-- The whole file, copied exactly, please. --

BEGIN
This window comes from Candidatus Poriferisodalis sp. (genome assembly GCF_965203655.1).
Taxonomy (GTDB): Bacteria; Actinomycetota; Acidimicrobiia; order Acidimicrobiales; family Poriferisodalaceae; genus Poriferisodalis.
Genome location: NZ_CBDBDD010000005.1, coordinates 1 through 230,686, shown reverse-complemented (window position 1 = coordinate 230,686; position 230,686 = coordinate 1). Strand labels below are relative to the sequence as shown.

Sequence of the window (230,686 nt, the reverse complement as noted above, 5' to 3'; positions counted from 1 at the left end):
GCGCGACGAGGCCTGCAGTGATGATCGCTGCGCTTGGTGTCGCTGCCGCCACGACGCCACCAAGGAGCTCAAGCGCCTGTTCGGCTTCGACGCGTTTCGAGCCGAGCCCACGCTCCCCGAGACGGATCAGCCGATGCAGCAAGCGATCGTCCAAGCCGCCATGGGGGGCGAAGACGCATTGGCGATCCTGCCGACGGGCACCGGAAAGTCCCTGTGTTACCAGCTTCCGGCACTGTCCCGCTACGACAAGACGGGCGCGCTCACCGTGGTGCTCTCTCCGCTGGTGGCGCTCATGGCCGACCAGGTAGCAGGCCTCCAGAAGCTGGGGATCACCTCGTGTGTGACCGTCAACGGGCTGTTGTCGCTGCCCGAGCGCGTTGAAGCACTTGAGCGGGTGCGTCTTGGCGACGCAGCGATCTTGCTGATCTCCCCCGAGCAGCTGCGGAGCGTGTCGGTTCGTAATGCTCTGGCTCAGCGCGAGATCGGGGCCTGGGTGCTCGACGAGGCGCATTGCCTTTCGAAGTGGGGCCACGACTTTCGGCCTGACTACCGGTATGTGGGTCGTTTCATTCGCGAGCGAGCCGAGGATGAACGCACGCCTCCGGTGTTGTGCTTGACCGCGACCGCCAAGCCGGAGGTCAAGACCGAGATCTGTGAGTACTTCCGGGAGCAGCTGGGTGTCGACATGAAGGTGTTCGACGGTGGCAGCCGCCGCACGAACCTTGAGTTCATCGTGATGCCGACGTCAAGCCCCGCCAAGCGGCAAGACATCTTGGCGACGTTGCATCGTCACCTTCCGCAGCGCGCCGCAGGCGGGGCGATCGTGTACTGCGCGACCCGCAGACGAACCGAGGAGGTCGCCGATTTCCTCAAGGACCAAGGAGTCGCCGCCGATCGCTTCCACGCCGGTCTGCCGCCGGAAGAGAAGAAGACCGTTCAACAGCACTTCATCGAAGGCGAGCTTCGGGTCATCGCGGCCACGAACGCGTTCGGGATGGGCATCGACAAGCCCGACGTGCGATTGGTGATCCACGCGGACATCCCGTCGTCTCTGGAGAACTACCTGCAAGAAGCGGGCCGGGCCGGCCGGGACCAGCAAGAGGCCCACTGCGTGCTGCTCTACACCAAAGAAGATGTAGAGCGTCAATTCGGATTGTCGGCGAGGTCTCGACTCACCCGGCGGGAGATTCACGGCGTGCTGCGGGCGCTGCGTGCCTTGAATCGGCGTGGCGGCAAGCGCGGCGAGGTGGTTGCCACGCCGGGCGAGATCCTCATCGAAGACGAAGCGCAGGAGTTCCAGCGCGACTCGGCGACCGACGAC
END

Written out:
This window comes from Candidatus Poriferisodalis sp. (genome assembly GCF_965203655.1).
Taxonomy (GTDB): Bacteria; Actinomycetota; Acidimicrobiia; order Acidimicrobiales; family Poriferisodalaceae; genus Poriferisodalis.
Genome location: NZ_CBDBDD010000005.1, coordinates 1 through 230,686, shown reverse-complemented (window position 1 = coordinate 230,686; position 230,686 = coordinate 1). Strand labels below are relative to the sequence as shown.

Sequence of the window (230,686 nt, the reverse complement as noted above, 5' to 3'; positions counted from 1 at the left end):
GCGCGACGAGGCCTGCAGTGATGATCGCTGCGCTTGGTGTCGCTGCCGCCACGACGCCACCAAGGAGCTCAAGCGCCTGTTCGGCTTCGACGCGTTTCGAGCCGAGCCCACGCTCCCCGAGACGGATCAGCCGATGCAGCAAGCGATCGTCCAAGCCGCCATGGGGGGCGAAGACGCATTGGCGATCCTGCCGACGGGCACCGGAAAGTCCCTGTGTTACCAGCTTCCGGCACTGTCCCGCTACGACAAGACGGGCGCGCTCACCGTGGTGCTCTCTCCGCTGGTGGCGCTCATGGCCGACCAGGTAGCAGGCCTCCAGAAGCTGGGGATCACCTCGTGTGTGACCGTCAACGGGCTGTTGTCGCTGCCCGAGCGCGTTGAAGCACTTGAGCGGGTGCGTCTTGGCGACGCAGCGATCTTGCTGATCTCCCCCGAGCAGCTGCGGAGCGTGTCGGTTCGTAATGCTCTGGCTCAGCGCGAGATCGGGGCCTGGGTGCTCGACGAGGCGCATTGCCTTTCGAAGTGGGGCCACGACTTTCGGCCTGACTACCGGTATGTGGGTCGTTTCATTCGCGAGCGAGCCGAGGATGAACGCACGCCTCCGGTGTTGTGCTTGACCGCGACCGCCAAGCCGGAGGTCAAGACCGAGATCTGTGAGTACTTCCGGGAGCAGCTGGGTGTCGACATGAAGGTGTTCGACGGTGGCAGCCGCCGCACGAACCTTGAGTTCATCGTGATGCCGACGTCAAGCCCCGCCAAGCGGCAAGACATCTTGGCGACGTTGCATCGTCACCTTCCGCAGCGCGCCGCAGGCGGGGCGATCGTGTACTGCGCGACCCGCAGACGAACCGAGGAGGTCGCCGATTTCCTCAAGGACCAAGGAGTCGCCGCCGATCGCTTCCACGCCGGTCTGCCGCCGGAAGAGAAGAAGACCGTTCAACAGCACTTCATCGAAGGCGAGCTTCGGGTCATCGCGGCCACGAACGCGTTCGGGATGGGCATCGACAAGCCCGACGTGCGATTGGTGATCCACGCGGACATCCCGTCGTCTCTGGAGAACTACCTGCAAGAAGCGGGCCGGGCCGGCCGGGACCAGCAAGAGGCCCACTGCGTGCTGCTCTACACCAAAGAAGATGTAGAGCGTCAATTCGGATTGTCGGCGAGGTCTCGACTCACCCGGCGGGAGATTCACGGCGTGCTGCGGGCGCTGCGTGCCTTGAATCGGCGTGGCGGCAAGCGCGGCGAGGTGGTTGCCACGCCGGGCGAGATCCTCATCGAAGACGAAGCGCAGGAGTTCCAGCGCGACTCGGCGACCGACGAC